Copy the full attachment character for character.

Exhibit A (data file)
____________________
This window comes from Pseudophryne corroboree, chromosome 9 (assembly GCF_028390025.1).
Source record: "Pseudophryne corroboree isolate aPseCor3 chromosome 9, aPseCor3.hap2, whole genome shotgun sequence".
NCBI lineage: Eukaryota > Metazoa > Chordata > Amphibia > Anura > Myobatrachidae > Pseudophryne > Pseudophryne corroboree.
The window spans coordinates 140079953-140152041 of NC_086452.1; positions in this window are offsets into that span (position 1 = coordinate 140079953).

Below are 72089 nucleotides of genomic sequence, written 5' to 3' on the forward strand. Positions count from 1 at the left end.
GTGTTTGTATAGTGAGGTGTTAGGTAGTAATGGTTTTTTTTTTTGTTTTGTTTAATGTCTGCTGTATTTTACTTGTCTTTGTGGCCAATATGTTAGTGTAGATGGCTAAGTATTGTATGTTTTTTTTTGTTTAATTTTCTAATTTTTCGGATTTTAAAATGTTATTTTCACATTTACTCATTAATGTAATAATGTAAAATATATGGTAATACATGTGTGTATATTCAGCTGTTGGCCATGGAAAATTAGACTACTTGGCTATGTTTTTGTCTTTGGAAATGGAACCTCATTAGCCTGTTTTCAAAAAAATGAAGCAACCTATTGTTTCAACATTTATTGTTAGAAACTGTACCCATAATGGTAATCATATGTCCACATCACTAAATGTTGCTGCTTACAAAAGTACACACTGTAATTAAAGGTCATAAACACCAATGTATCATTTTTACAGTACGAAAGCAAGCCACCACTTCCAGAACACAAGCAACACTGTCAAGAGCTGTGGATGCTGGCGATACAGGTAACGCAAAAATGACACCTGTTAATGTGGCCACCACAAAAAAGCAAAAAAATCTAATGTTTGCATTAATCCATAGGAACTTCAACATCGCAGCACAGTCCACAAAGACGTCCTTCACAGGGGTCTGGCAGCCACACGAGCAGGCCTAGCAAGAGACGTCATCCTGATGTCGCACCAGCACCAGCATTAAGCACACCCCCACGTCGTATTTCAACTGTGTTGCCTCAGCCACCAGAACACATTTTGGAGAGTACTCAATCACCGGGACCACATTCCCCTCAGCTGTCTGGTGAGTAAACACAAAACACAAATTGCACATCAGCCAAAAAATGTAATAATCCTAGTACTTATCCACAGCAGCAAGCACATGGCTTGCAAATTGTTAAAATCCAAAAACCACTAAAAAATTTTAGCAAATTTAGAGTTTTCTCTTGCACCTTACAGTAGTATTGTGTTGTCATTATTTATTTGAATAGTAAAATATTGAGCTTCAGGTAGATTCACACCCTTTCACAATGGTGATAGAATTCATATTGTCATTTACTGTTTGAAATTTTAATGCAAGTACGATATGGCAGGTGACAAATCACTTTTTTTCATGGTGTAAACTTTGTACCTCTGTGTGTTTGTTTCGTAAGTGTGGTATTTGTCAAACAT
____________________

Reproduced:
This window comes from Pseudophryne corroboree, chromosome 9 (assembly GCF_028390025.1).
Source record: "Pseudophryne corroboree isolate aPseCor3 chromosome 9, aPseCor3.hap2, whole genome shotgun sequence".
NCBI lineage: Eukaryota > Metazoa > Chordata > Amphibia > Anura > Myobatrachidae > Pseudophryne > Pseudophryne corroboree.
The window spans coordinates 140079953-140152041 of NC_086452.1; positions in this window are offsets into that span (position 1 = coordinate 140079953).

Below are 72089 nucleotides of genomic sequence, written 5' to 3' on the forward strand. Positions count from 1 at the left end.
GTGTTTGTATAGTGAGGTGTTAGGTAGTAATGGTTTTTTTTTTTGTTTTGTTTAATGTCTGCTGTATTTTACTTGTCTTTGTGGCCAATATGTTAGTGTAGATGGCTAAGTATTGTATGTTTTTTTTTGTTTAATTTTCTAATTTTTCGGATTTTAAAATGTTATTTTCACATTTACTCATTAATGTAATAATGTAAAATATATGGTAATACATGTGTGTATATTCAGCTGTTGGCCATGGAAAATTAGACTACTTGGCTATGTTTTTGTCTTTGGAAATGGAACCTCATTAGCCTGTTTTCAAAAAAATGAAGCAACCTATTGTTTCAACATTTATTGTTAGAAACTGTACCCATAATGGTAATCATATGTCCACATCACTAAATGTTGCTGCTTACAAAAGTACACACTGTAATTAAAGGTCATAAACACCAATGTATCATTTTTACAGTACGAAAGCAAGCCACCACTTCCAGAACACAAGCAACACTGTCAAGAGCTGTGGATGCTGGCGATACAGGTAACGCAAAAATGACACCTGTTAATGTGGCCACCACAAAAAAGCAAAAAAATCTAATGTTTGCATTAATCCATAGGAACTTCAACATCGCAGCACAGTCCACAAAGACGTCCTTCACAGGGGTCTGGCAGCCACACGAGCAGGCCTAGCAAGAGACGTCATCCTGATGTCGCACCAGCACCAGCATTAAGCACACCCCCACGTCGTATTTCAACTGTGTTGCCTCAGCCACCAGAACACATTTTGGAGAGTACTCAATCACCGGGACCACATTCCCCTCAGCTGTCTGGTGAGTAAACACAAAACACAAATTGCACATCAGCCAAAAAATGTAATAATCCTAGTACTTATCCACAGCAGCAAGCACATGGCTTGCAAATTGTTAAAATCCAAAAACCACTAAAAAATTTTAGCAAATTTAGAGTTTTCTCTTGCACCTTACAGTAGTATTGTGTTGTCATTATTTATTTGAATAGTAAAATATTGAGCTTCAGGTAGATTCACACCCTTTCACAATGGTGATAGAATTCATATTGTCATTTACTGTTTGAAATTTTAATGCAAGTACGATATGGCAGGTGACAAATCACTTTTTTTCATGGTGTAAACTTTGTACCTCTGTGTGTTTGTTTCGTAAGTGTGGTATTTGTCAAACAT